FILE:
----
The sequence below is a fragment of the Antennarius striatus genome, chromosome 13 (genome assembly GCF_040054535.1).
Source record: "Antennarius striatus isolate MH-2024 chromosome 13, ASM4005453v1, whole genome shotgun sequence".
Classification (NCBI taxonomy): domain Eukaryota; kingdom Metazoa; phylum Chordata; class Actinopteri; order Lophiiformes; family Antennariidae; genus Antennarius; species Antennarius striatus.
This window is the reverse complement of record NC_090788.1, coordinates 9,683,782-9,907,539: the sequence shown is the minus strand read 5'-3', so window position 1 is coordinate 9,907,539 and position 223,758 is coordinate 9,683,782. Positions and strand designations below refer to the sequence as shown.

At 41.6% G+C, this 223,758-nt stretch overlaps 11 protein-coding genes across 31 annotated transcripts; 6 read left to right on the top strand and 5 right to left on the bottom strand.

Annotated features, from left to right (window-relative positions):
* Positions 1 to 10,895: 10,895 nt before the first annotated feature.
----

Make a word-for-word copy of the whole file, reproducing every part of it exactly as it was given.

The sequence below is a fragment of the Antennarius striatus genome, chromosome 13 (genome assembly GCF_040054535.1).
Source record: "Antennarius striatus isolate MH-2024 chromosome 13, ASM4005453v1, whole genome shotgun sequence".
Classification (NCBI taxonomy): domain Eukaryota; kingdom Metazoa; phylum Chordata; class Actinopteri; order Lophiiformes; family Antennariidae; genus Antennarius; species Antennarius striatus.
This window is the reverse complement of record NC_090788.1, coordinates 9,683,782-9,907,539: the sequence shown is the minus strand read 5'-3', so window position 1 is coordinate 9,907,539 and position 223,758 is coordinate 9,683,782. Positions and strand designations below refer to the sequence as shown.

At 41.6% G+C, this 223,758-nt stretch overlaps 11 protein-coding genes across 31 annotated transcripts; 6 read left to right on the top strand and 5 right to left on the bottom strand.

Annotated features, from left to right (window-relative positions):
* Positions 1 to 10,895: 10,895 nt before the first annotated feature.